Imaging accumulated charges at solid-electrolyte interfaces

October 02, 2018

Kanazawa, Japan--Charges and their transport are integral to the function of electronic devices, batteries, and biological systems. The charges that accumulate at the interface between a solid electrode and an electrolytic solution containing ions that carry charges, can affect the electrode-electrolyte interaction as well as processes such as corrosion and molecular adhesion. Consequently, it is important to obtain a clear picture of accumulated charges at such interfaces to improve our understanding of interfacial phenomena in a variety of systems. However, imaging the three-dimensional (3D) spatial distribution of accumulated charges at interfaces has been difficult because it is challenging to measure the lateral charge distribution at a solid-liquid interface.

A team based at Kanazawa University has developed a microscopy approach called 3D open-loop electric potential microscopy (OL-EPM) to visualize the real-space charge distribution at the interface between an electrode and electrolyte. The researchers developed 3D OL-EPM by first optimizing their existing two-dimensional OL-EPM technique.

"Conventional OL-EPM is limited by influence of the long-range interaction between the sample and microscope tip and cantilever," says the first author Kaito Hirata. "We minimized this influence by improving the equations used to calculate the potential in OL-EPM."

These improved equations enabled to subtract the long-range force acting on the microscope tip and cantilever from the measured data. As a result, the short-range forces originating from charges accumulated in the electric double layer were observed as changes of the local surface potential. The ability of the improved equations to calculate interfacial charge distributions was determined using two electrodes with different charge accumulation behavior. The opposite charge accumulation characteristics at the two electrodes were successfully captured using the improved OL-EPM equations.

The improved OL-EPM approach was then combined with a 3D tip scanning technique to provide 3D OL-EPM. The team used 3D OL-EPM to visualize the charge accumulation at the interface between a copper wire electrode and salt electrolyte. The obtained results provided valuable information about the charge distribution at the electrode-electrolyte interface.

"We can use 3D OL-EPM to investigate electrochemical reactions and local solution conditions at electrode-electrolyte interfaces," explains the corresponding author Takeshi Fukuma. "The information obtained from such experiments is important for fields such as electrochemistry, electronics, and biology."

The ability to obtain real-space data about the nanoscale charge distribution at electroactive interfaces promises to increase our understanding of interfacial phenomena and aid progress in electronics and battery research.

Kanazawa University

Related Electronics Articles from Brightsurf:

Artificial materials for more efficient electronics
The discovery by a team of the University of Geneva of an unprecedented physical effect in a new artificial material marks a significant milestone in the lengthy process of developing ''made-to-order'' materials and more energy-efficient electronics.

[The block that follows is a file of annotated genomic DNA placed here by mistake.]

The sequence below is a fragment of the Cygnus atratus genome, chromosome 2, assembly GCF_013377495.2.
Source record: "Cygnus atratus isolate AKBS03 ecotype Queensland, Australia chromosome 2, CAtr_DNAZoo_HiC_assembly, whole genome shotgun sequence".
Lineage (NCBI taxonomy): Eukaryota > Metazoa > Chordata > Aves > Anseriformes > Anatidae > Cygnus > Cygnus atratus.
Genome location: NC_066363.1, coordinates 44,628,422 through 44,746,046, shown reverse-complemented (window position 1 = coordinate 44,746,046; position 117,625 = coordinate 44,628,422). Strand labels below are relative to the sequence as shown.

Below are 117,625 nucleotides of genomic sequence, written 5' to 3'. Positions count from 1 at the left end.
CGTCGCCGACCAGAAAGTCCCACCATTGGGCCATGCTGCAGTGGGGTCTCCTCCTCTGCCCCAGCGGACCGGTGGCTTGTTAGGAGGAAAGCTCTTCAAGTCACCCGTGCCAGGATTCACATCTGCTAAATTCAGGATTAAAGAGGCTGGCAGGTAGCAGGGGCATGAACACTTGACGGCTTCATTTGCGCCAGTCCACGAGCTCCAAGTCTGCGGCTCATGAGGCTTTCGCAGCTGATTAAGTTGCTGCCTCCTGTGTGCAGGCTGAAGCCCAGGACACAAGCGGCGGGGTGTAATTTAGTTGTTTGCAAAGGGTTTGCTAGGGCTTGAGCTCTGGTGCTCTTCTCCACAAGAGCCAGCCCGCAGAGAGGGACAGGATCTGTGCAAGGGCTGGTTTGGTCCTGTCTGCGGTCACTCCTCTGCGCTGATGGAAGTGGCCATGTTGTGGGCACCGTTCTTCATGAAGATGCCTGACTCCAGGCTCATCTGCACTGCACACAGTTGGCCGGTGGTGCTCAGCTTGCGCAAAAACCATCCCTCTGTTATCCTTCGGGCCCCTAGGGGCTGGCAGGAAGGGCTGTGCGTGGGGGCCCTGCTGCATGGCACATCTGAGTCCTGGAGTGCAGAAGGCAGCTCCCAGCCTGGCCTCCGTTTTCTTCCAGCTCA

The new tattoo: Drawing electronics on skin
One day, people could monitor their own health conditions by simply picking up a pencil and drawing a bioelectronic device on their skin.

Lighting the way to porous electronics and sensors
Researchers from Osaka University have created porous titanium dioxide ceramic thin films, at high temperatures and room temperature.

The ink of the future in printed electronics
A research group led by Simone Fabiano at the Laboratory of Organic Electronics, Linköping University, has created an organic material with superb conductivity that doesn't need to be doped.

Integrating electronics onto physical prototypes
MIT researchers have invented a way to integrate 'breadboards' -- flat platforms widely used for electronics prototyping -- directly onto physical products.

Something from nothing: Using waste heat to power electronics
Researchers from the University of Tsukuba developed an improved thermocell design to convert heat into electricity.

Electronics at the speed of light
A European team of researchers including physicists from the University of Konstanz has found a way of transporting electrons at times below the femtosecond range by manipulating them with light.

Electronics integrated to the muscle via 'Kirigami'
A research team in the Department of Electrical and Electronic Information Engineering and the Electronics-Inspired Interdisciplinary Research Institute (EIIRIS) at Toyohashi University of Technology has developed a donut-shaped kirigami device for electromyography (EMG) recordings.

Creating 2D heterostructures for future electronics
New research integrates nanomaterials into heterostructures, an important step toward creating nanoelectronics.

Researchers report a new way to produce curvy electronics
Contact lenses that can monitor your health as well as correct your eyesight aren't science fiction, but an efficient manufacturing method has remained elusive.

Read More: Electronics News and Electronics Current Events is a participant in the Amazon Services LLC Associates Program, an affiliate advertising program designed to provide a means for sites to earn advertising fees by advertising and linking to